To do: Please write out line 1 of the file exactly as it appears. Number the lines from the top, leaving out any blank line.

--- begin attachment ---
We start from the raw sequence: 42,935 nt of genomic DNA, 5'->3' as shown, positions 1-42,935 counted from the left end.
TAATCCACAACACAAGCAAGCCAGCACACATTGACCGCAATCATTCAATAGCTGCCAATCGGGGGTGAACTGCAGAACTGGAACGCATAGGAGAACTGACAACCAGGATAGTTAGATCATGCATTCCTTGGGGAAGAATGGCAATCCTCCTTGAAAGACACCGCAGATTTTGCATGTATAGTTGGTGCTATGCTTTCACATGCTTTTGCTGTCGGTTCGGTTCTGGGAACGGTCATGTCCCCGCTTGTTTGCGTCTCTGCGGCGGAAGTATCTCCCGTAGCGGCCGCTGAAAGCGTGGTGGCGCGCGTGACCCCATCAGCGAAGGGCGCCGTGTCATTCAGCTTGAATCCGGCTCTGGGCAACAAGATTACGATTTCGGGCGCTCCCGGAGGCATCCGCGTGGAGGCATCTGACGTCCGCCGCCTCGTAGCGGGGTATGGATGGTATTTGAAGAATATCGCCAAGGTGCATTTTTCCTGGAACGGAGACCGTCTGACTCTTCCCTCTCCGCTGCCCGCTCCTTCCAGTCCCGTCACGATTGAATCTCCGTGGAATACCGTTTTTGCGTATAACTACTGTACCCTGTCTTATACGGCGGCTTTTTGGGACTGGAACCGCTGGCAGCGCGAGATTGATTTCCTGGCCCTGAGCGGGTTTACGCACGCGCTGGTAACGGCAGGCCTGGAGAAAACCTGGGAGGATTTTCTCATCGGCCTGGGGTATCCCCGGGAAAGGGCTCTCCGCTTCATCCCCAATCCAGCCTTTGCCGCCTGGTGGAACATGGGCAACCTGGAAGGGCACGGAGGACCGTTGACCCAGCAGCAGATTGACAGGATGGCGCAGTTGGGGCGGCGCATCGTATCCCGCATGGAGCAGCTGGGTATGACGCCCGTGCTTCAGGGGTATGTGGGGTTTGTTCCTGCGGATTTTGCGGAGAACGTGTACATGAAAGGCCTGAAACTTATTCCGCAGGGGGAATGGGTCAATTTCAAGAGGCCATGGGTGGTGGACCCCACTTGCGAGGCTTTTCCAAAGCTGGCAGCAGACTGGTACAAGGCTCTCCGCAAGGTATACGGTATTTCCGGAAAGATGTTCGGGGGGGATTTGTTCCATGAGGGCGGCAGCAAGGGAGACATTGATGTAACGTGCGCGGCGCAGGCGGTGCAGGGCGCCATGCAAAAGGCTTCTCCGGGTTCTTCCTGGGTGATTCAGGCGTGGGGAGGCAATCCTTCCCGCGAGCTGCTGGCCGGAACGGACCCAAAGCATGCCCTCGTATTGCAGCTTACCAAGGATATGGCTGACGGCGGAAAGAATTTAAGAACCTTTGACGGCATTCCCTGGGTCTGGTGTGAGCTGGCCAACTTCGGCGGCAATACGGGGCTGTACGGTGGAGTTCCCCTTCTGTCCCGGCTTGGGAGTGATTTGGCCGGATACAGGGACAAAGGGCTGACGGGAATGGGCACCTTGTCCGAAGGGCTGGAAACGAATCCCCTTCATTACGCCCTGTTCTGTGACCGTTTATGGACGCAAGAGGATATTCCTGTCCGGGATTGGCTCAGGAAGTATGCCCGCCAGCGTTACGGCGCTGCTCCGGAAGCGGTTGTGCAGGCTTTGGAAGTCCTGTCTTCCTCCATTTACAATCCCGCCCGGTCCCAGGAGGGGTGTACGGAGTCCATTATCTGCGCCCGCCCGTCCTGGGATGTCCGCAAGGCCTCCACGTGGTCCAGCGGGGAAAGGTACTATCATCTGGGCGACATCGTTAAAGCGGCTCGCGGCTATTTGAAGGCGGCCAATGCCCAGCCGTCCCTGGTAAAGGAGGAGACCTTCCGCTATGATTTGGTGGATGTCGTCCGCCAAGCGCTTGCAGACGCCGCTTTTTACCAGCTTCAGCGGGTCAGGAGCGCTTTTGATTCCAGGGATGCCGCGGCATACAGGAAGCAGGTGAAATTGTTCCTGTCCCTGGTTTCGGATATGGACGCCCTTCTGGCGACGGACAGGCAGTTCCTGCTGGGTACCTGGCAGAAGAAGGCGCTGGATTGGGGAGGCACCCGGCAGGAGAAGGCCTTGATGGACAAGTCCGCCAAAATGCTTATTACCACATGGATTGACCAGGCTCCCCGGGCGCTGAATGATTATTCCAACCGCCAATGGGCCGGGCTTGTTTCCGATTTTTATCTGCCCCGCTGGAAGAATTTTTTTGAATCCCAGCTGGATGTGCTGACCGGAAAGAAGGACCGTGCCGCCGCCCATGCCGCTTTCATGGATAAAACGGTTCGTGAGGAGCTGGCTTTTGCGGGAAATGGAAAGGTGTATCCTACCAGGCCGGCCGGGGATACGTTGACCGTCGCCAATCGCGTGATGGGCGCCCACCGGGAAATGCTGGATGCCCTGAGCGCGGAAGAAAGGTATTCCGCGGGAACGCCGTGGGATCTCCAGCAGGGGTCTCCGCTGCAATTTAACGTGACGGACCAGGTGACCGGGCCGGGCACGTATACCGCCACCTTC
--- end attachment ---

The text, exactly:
We start from the raw sequence: 42,935 nt of genomic DNA, 5'->3' as shown, positions 1-42,935 counted from the left end.